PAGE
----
You've probably seen parts of a trial on television, maybe also the moment of someone's arrest, but less familiar is the process that takes place between the person getting handcuffed and the trial. In fact, it may appear from these depictions that the trial immediately follows the arrest; but that's not accurate, as it may not take place until a year or more later (if at all). What happens between the arrest and the trial? Who decides whether a suspect is released during the pendancy of their trial? Will they need to "post bail?" How much will it be? What's a bail bondsman ?
After a criminal suspect is arrested, the next steps in the case are the processing of the person into police custody ("booking"), and a determination of their eligibility for release from custody in exchange for the posting of a set amount of money ("bail"). While booking doesn't necessarily make for great entertainment, it's an important part of the process. Learn more about the booking and bail process below.
A detained suspect can present evidence at their bail proceedings to determine whether bail is required, whether it will be denied altogether, or to set the amount that would be required. The bail hearing is the defendant's first appearance in court, where the judge decides whether to release the defendant without bail (O.R.); deny bail and detain the defendant until the trial; or set bail terms for release.
Booking and Bail Process: The Basics
The process of collecting information about the suspect who has been apprehended is referred to as "booking ." Typically this includes taking a photograph and fingerprints, as well as collecting the person's identifying information such as their name, address, and other details that permit the identification of the person. Booking procedures are relatively standard and vary little between suspects.
Those arrested for minor offenses (other than felonies or higher level misdemeanors ) typically are given a written citation in lieu of the booking process. By signing the citation, they agree to appear in court at the assigned time (court date will be set later).
Bail refers to money deposited with the court in order to help ensure that the suspect doesn't flee the jurisdiction and appears at future court cases. Bail and bond conditions can vary greatly depending on the jurisdiction, the charges at issue, and details about the suspect. Courts determine bail during the bail hearing, where they examine the weight of the evidence and other factors considered relevant.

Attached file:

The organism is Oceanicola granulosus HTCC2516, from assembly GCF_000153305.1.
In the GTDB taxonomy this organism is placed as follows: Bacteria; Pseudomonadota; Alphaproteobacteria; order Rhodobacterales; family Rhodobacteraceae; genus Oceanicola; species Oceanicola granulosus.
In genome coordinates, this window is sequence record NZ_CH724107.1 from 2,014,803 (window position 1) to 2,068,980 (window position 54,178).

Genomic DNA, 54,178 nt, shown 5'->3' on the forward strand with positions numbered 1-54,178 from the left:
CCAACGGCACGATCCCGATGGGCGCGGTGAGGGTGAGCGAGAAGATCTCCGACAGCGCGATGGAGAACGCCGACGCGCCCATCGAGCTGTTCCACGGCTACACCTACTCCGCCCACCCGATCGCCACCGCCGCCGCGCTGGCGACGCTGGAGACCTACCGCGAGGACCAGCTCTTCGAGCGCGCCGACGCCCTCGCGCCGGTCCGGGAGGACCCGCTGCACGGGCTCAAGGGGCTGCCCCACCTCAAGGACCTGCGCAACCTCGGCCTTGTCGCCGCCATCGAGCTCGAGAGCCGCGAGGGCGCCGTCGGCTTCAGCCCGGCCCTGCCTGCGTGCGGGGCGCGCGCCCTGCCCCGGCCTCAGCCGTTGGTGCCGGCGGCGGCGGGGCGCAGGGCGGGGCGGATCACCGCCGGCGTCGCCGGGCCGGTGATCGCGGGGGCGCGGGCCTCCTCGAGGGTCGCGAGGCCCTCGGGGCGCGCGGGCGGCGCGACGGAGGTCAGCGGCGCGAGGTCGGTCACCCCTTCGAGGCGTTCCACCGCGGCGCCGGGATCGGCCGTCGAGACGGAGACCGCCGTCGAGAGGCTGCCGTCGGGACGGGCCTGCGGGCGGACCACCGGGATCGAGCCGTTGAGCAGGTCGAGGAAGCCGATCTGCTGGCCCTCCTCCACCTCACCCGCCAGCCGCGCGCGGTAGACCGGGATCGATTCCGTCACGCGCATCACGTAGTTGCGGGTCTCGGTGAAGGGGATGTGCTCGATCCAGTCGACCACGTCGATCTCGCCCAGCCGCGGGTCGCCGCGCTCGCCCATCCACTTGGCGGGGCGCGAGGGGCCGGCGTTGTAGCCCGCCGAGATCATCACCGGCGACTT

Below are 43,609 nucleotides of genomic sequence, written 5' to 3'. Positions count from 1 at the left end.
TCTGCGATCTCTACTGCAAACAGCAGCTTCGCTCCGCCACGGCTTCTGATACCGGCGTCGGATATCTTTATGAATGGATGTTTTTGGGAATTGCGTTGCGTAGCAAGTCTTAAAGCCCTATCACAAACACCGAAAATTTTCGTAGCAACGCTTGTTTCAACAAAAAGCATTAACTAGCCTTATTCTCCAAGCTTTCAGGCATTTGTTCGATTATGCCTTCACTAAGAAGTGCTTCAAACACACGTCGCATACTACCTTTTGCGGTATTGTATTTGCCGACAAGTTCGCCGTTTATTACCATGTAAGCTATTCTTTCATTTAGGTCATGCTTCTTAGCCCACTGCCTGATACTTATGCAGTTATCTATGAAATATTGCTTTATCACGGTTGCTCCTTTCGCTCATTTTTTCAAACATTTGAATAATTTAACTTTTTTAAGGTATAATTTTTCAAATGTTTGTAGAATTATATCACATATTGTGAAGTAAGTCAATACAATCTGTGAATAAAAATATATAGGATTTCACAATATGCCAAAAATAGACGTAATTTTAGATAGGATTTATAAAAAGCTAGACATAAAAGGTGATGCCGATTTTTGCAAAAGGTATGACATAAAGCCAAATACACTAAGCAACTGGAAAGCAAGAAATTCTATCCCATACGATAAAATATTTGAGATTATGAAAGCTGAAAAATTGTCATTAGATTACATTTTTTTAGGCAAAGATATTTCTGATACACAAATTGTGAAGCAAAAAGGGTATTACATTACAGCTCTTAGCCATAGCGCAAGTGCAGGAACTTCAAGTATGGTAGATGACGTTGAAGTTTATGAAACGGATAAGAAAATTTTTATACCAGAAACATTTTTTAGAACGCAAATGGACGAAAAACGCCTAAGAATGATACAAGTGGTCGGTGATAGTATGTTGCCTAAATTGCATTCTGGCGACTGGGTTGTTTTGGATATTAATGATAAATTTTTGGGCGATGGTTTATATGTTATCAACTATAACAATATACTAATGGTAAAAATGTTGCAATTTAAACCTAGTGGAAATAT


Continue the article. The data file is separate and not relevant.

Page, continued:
The amount and terms of bail generally correspond to the seriousness of the charges (or suspected acts) and the likelihood that the defendant will appear in court as scheduled. The court also will consider the history of the individual, such as their criminal record, financial resources, and physical and mental condition. In some instances, particularly when a suspect is considered potentially dangerous, the court will deny bail altogether.
Release on One's "Own Recognizance"
In some cases, a suspect will be released after booking on their "own recognizance" (or "O.R."). In these instances, the suspect pays no bail but promises in writing (and subject to arrest for failure to comply) that they'll appear for all upcoming court proceedings. Again, the court will allow an O.R. release only in situations where the suspect isn't considered a risk to the community, along with other considerations listed in the previous section.
Also, O.R. releases often require additional conditions. For example, drunk driving suspects with multiple DUI offenses often are required to immediately surrender their vehicle and enroll in alcohol treatment classes in exchange for O.R. release. Some suspects may need to surrender their passport as a condition.
Questions About the Booking and Bail Process? Talk to an Attorney
The booking and bail process can be complicated and it can come and go faster than you think. It's critical that you understand your options in the process. Contact an experienced criminal defense attorney near you who can walk you through this process and advocate on your behalf.